Honduras is facing growing regional and international pressure to restore the overthrown President Manuel Zelaya. Earlier today, the thirty-five-member Organization of American States said it would suspend Honduras unless Zelaya is returned to office within three days. The ultimatum follows Tuesday’s unanimous decision by the UN General Assembly to condemn the coup. Addressing the UN, Zelaya stuck by his vow to return to Honduras on Thursday despite threats of arrest. »
US forces have completed a withdrawal from major Iraqi cities and towns on today’s deadline to hand formal control to the Iraqi military. Iraq has declared a national holiday to mark the pullout, and celebrations have been underway nationwide. Iraq’s Foreign Minister, Hoshyar Zebari, called the pullback a victory for national sovereignty. »
President Obama: “President Zelaya was democratically elected. He had not yet completed his term. We believe that the coup was not legal and that President Zelaya remains the president of Honduras, the democratically elected president there. In that, we have joined all the countries in the region, including Colombia and the Organization of American States. I think it would be a terrible precedent if we start moving backwards into the era in which we are seeing military coups as a means of political transition, rather than democratic elections.” »
In North Korea, more than 100,000 people attended a government rally Thursday denouncing the United States. Government speakers promised “a fire shower of nuclear retaliation” in the event of US or South Korean military action. »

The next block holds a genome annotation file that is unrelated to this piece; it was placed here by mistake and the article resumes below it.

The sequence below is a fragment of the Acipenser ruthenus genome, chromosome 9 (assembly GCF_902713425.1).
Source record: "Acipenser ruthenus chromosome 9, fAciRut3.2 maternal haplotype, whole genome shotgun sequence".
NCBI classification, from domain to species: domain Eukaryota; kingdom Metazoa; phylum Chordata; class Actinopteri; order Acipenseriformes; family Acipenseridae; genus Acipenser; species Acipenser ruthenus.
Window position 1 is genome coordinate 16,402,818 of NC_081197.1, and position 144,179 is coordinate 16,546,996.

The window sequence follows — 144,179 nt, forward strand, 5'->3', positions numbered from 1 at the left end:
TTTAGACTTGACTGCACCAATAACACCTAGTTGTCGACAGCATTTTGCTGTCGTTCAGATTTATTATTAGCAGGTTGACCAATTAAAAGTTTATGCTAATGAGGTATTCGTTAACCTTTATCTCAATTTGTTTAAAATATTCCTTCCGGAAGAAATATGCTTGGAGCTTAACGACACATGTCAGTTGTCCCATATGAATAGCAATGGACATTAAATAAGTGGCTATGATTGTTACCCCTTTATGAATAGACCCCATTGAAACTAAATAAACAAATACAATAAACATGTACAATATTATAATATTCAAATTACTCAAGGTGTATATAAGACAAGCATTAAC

The US and Venezuela have announced plans to restore their expelled ambassadors after a nine-month rift. Both countries withdrew their ambassadors in a dispute over the Bush administration’s destabilization efforts in Bolivia. »
On Capitol Hill, the Democratic House leadership is pressuring antiwar Democrats to support a $106 billion supplemental war funding bill. In May, fifty-one antiwar Democrats opposed an earlier version of the bill. »
Former President Jimmy Carter has accused Israeli Prime Minister Benjamin Netanyahu of setting up new obstacles to peace with the Palestinians. On Sunday, Netanyahu said for the first time he could accept a two-state solution, but only if the new Palestinian state had no army and no control of its airspace and borders. Jimmy Carter spoke during a stop in Jerusalem. »
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